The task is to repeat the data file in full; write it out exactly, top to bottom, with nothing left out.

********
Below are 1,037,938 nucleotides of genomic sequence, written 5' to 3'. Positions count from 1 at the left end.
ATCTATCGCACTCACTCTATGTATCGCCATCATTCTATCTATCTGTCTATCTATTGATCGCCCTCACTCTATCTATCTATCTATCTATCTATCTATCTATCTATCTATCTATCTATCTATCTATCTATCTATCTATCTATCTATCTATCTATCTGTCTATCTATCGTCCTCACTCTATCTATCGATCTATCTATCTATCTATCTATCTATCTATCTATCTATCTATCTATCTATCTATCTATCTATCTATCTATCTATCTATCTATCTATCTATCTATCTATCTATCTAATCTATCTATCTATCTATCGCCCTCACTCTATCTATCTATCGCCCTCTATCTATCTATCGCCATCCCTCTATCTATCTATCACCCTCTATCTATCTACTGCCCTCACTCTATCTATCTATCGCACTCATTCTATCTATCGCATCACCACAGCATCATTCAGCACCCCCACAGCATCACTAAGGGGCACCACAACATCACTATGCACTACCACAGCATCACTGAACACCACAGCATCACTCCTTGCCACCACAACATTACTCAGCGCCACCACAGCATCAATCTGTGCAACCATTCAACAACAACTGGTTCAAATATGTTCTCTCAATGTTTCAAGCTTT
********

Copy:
Below are 1,037,938 nucleotides of genomic sequence, written 5' to 3'. Positions count from 1 at the left end.
ATCTATCGCACTCACTCTATGTATCGCCATCATTCTATCTATCTGTCTATCTATTGATCGCCCTCACTCTATCTATCTATCTATCTATCTATCTATCTATCTATCTATCTATCTATCTATCTATCTATCTATCTATCTATCTATCTATCTATCTGTCTATCTATCGTCCTCACTCTATCTATCGATCTATCTATCTATCTATCTATCTATCTATCTATCTATCTATCTATCTATCTATCTATCTATCTATCTATCTATCTATCTATCTATCTATCTATCTATCTATCTAATCTATCTATCTATCTATCGCCCTCACTCTATCTATCTATCGCCCTCTATCTATCTATCGCCATCCCTCTATCTATCTATCACCCTCTATCTATCTACTGCCCTCACTCTATCTATCTATCGCACTCATTCTATCTATCGCATCACCACAGCATCATTCAGCACCCCCACAGCATCACTAAGGGGCACCACAACATCACTATGCACTACCACAGCATCACTGAACACCACAGCATCACTCCTTGCCACCACAACATTACTCAGCGCCACCACAGCATCAATCTGTGCAACCATTCAACAACAACTGGTTCAAATATGTTCTCTCAATGTTTCAAGCTTT